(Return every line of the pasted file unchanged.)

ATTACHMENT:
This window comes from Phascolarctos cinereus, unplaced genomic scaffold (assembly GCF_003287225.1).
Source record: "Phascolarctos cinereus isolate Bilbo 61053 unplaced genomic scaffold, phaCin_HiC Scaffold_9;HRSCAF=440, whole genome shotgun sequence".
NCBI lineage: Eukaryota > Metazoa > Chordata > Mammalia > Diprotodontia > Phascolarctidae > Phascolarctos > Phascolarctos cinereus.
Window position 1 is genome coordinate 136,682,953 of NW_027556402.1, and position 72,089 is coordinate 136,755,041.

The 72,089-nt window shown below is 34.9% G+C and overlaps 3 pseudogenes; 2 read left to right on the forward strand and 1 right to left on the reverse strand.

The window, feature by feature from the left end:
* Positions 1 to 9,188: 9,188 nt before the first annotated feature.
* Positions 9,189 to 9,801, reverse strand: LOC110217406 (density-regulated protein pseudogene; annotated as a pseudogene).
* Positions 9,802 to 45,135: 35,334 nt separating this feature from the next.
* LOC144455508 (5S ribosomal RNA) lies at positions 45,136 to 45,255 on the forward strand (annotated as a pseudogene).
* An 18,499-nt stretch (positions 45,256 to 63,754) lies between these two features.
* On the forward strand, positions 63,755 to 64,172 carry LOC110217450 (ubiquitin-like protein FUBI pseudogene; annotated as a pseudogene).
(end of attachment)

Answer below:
This window comes from Phascolarctos cinereus, unplaced genomic scaffold (assembly GCF_003287225.1).
Source record: "Phascolarctos cinereus isolate Bilbo 61053 unplaced genomic scaffold, phaCin_HiC Scaffold_9;HRSCAF=440, whole genome shotgun sequence".
NCBI lineage: Eukaryota > Metazoa > Chordata > Mammalia > Diprotodontia > Phascolarctidae > Phascolarctos > Phascolarctos cinereus.
Window position 1 is genome coordinate 136,682,953 of NW_027556402.1, and position 72,089 is coordinate 136,755,041.

The 72,089-nt window shown below is 34.9% G+C and overlaps 3 pseudogenes; 2 read left to right on the forward strand and 1 right to left on the reverse strand.

The window, feature by feature from the left end:
* Positions 1 to 9,188: 9,188 nt before the first annotated feature.
* Positions 9,189 to 9,801, reverse strand: LOC110217406 (density-regulated protein pseudogene; annotated as a pseudogene).
* Positions 9,802 to 45,135: 35,334 nt separating this feature from the next.
* LOC144455508 (5S ribosomal RNA) lies at positions 45,136 to 45,255 on the forward strand (annotated as a pseudogene).
* An 18,499-nt stretch (positions 45,256 to 63,754) lies between these two features.
* On the forward strand, positions 63,755 to 64,172 carry LOC110217450 (ubiquitin-like protein FUBI pseudogene; annotated as a pseudogene).